To give completeness to this little sketch, let me quote from the American Cyclopædia: “The flower is of two days’ duration. The first day it opens about 6 P. M., and remains open until about the same hour next morning; in this stage it is cup-shaped, twelve to sixteen inches across, with numerous pure white petals, and emits a delightful fragrance. The second evening, the flower opens again, but it presents an entirely different appearance; the petals are now of a rosy-pink color, and reflexed, or bent downward from the center, to form a handsome coronet, but now without odor; the flower closes toward morning, and during the day it sinks beneath the surface to ripen the seed.”



Within a few years, the bagging of Grapes has occupied the attention of many horticulturists. One who has given much attention to this subject, says: “If the application be made in time, the paper bag will preserve the cluster in more exquisite perfection than can be secured in any other way. The Grapes come forth luscious and beautiful enough to amaze Nature herself.”

When to bag.—The only safe rule is to apply the bag as soon as the cluster is formed. If delayed too long, the spore of disease may have attached itself to the berry and result in rot. Some have applied the bag before blossoming has taken place. As the new shoot is very tender and brittle, great care must be exercised not to break it.

How to bag.—Take manilla or any other paper bags; cut off the upper corners, in order to wrap the upper portion around the cane; place the cluster inside the bag, wrap the bag around the cane, and then pin it.

Size of bag.—This depends upon the usual length of the cluster, and whether more than one cluster is placed in a bag, a two or three pound bag is sufficient for most single clusters.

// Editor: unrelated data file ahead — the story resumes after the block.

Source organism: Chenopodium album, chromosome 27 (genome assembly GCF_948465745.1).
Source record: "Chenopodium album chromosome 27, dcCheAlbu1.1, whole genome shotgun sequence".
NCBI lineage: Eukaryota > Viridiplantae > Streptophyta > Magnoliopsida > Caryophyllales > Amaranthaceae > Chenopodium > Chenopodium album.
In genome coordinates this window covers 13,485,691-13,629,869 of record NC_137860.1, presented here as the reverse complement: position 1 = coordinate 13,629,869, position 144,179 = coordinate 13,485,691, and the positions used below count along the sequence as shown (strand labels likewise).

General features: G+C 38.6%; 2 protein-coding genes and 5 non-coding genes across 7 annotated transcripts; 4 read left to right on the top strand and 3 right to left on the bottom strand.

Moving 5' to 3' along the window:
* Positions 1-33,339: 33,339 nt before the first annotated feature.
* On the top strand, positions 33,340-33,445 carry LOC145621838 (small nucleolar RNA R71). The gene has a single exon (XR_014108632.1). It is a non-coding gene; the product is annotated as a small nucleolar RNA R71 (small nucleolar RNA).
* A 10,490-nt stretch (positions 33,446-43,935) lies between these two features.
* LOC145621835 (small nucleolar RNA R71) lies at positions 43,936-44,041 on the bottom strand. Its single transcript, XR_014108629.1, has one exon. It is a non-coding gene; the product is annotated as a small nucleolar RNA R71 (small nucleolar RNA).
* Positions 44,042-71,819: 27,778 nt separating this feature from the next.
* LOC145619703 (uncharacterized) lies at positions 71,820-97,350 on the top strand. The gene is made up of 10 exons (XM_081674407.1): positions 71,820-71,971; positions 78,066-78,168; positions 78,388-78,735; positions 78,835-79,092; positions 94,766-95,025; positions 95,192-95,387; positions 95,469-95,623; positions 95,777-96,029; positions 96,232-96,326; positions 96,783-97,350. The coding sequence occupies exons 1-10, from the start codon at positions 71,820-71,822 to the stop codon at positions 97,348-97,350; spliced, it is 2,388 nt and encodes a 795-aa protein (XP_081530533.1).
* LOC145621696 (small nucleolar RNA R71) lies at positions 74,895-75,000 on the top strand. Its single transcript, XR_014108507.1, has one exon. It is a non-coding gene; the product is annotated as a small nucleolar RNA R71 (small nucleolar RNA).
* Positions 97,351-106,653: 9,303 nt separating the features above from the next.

Results of bagging.—The cluster will average larger, ripen later, color in general better, produce larger berries, and the bloom will be preserved more perfect than in those not bagged. As to flavor, opinions vary, some think it is better, others that it is not improved.

Bagging as a prevention of rot.—If applied early enough, it is a prevention. Rot is found in some cases in the bags, but mostly takes place after the Grapes are ripe.

Bagging as to the splitting of the Grapes.—Many of the thin-skin varieties split badly in the bags. The Elvira, which, out of bags, splits so badly as to be comparatively worthless, owing to the crowding of the berry in the cluster, also does the same in bags.

The Duchess keeps its color when bagged; Delaware, as a general rule, becomes deeper, Brighton lighter in color; Niagara improves in color and flavor.

The present summer many will bag Grapes by way of experiment. It is doubtful if bagging will become general in vineyard culture, as the extra expense incurred thereby is not made up in the sale of the fruit. To the ordinary purchaser of Grapes in the market, fine clusters, large berries, pure color, and bloom, and exquisite flavor are secondary considerations. To the amateur, or those who enjoy to sit under the shade of their own vines, however, these qualities are precious; and, as the experiment of a few bunches requires but little time and expense, it is well worth a trial of those who grow Grapes for their own use.—J. B. Rogers, in American Garden.



On our grounds in the vicinity of New York, on rather heavy clay soil, the Strawberry crop was very good, and most of the new varieties proved satisfactory.

Manchester improves by longer acquaintance. With us the plant is very vigorous, foliage healthy; the berries are larger, lighter colored, and of better quality than those grown in the Jersey sands.

James Vick has been grown in a trial bed together with Captain Jack. The two kinds are not identical. Although they resemble each other in general appearance, the James Vick is decidedly the better of the two; its foliage is larger and more vigorous; its berries are larger, very firm, of more sprightly flavor and generally better quality, and are borne on longer, stiffer, upright fruit-stalks, not hugging the ground like Captain Jack. How a Strawberry plant can be more productive than the James Vick is not easily imaginable.

Jersey Queen made but a poor growth.

Sharpless, although of indifferent quality and not ripening well at the tips, has in its favor largest berries, very large, healthy foliage, and under favorable conditions, great productiveness.

Bidwell has been very satisfactory for home use, producing a large crop of good-sized, well-shaped and good-flavored berries. Both in hills and matted beds, the plants wintered remarkably well during the last two winters, without protection.—American Garden.